AGING IN PLACE WORKS…UNTIL IT DOESN’T
“Society sends a strong message that successful aging means living continuously in your own home for as long as possible,” says Stephen Golant, a University of Florida gerontologist and author of Aging in the Right Place. It may take a crisis or major upheaval to make people rethink the matter, Golant says, such as the death of a spouse, a serious fall, a bad car accident or repeated hospitalizations.
The challenging gray area is when less-dramatic events begin to add up. The mail is piling up; unfilled prescriptions or chaotic medicine assortments suggest needed treatments are being missed; the lawn hasn’t been tended to; the laundry is all over the place; the house doesn’t look good, or there are charred pots or countertops; expired food in the refrigerator. Seniors living alone in their 70s and beyond may keep serious problems to themselves because they don’t want to worry the family or feel like a burden. It may be reassuring to hear “I’m fine” when you call, but your instinct is telling you that maybe things are not so fine. They stop doing things they used to love doing and give all kinds of reasons, but you begin to suspect there is more to that story.
There can be a tipping point when it’s clear that aging in place isn’t working.
“For the older person,” Golant says, “it’s when the feeling of incompetence and being out of control trumps the familiar comfort and attachment to home – memories, friends, possessions.” From the perspective of the concerned family member, Golant says, “It’s when your uncertainty level reaches a point where you dread receiving a phone call at any time of the day or night.”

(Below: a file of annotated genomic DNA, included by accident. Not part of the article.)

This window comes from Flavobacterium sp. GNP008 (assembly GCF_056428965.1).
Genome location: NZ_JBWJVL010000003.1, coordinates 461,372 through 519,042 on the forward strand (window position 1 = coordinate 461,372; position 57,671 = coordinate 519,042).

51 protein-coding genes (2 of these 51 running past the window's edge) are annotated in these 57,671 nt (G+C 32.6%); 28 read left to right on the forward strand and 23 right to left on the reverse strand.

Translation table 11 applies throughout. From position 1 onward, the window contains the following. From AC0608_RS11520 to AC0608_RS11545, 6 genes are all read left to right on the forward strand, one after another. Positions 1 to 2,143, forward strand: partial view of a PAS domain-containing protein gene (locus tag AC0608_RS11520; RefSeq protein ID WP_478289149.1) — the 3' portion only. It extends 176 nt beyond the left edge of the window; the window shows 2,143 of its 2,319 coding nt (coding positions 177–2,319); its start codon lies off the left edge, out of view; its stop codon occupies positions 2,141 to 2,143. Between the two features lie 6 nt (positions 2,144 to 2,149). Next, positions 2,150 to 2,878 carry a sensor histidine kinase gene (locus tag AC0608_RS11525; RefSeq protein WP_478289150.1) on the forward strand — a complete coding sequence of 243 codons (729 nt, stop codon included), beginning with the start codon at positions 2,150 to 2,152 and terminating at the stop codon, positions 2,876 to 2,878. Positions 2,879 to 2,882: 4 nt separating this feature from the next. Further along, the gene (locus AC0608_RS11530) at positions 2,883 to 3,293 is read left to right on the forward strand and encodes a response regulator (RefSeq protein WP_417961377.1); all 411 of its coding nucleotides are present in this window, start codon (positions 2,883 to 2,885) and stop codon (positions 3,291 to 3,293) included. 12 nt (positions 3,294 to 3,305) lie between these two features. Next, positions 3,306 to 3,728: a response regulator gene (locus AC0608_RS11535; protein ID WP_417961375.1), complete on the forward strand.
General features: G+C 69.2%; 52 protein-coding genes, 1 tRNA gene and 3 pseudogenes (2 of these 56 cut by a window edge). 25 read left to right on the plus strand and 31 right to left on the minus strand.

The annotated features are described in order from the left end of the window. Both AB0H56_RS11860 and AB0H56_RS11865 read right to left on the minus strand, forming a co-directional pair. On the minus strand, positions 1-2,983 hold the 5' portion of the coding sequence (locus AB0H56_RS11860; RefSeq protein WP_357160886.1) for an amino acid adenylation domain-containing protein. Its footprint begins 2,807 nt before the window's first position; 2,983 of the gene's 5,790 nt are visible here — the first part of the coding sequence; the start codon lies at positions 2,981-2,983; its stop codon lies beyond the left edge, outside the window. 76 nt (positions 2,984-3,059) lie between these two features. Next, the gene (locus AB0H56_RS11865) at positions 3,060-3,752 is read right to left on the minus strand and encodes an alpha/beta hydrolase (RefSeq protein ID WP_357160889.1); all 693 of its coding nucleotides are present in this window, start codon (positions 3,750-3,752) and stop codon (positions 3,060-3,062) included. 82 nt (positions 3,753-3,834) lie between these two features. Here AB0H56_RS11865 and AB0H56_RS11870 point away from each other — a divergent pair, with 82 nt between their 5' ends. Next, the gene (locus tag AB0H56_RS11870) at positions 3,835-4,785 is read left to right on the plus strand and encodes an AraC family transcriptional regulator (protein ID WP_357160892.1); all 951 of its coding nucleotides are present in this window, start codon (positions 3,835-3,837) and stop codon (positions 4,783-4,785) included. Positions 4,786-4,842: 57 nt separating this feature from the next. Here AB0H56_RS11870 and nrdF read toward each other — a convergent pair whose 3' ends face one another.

This happens not just in primary family homes, but in independent apartments too. A housekeeper may come in weekly to do light housekeeping, but the clutter never goes away. Meals may be available, but the refrigerator becomes storage for multiple Styrofoam containers, some that may be growing lovely bacterial families. Toilet paper, canned goods, extras of everything stuff the closets and cabinets so nothing else can be added. Hygiene has gone downhill. If you see this happening to yourself or a loved one, then Aging in Place should be replaced with Aging in the RIGHT Place according to Golant. Make a connection this February with our Community Relations Director, Paula. There is no shame in asking for the help that Gates Mills Club can quietly provide. That is what we are all here for…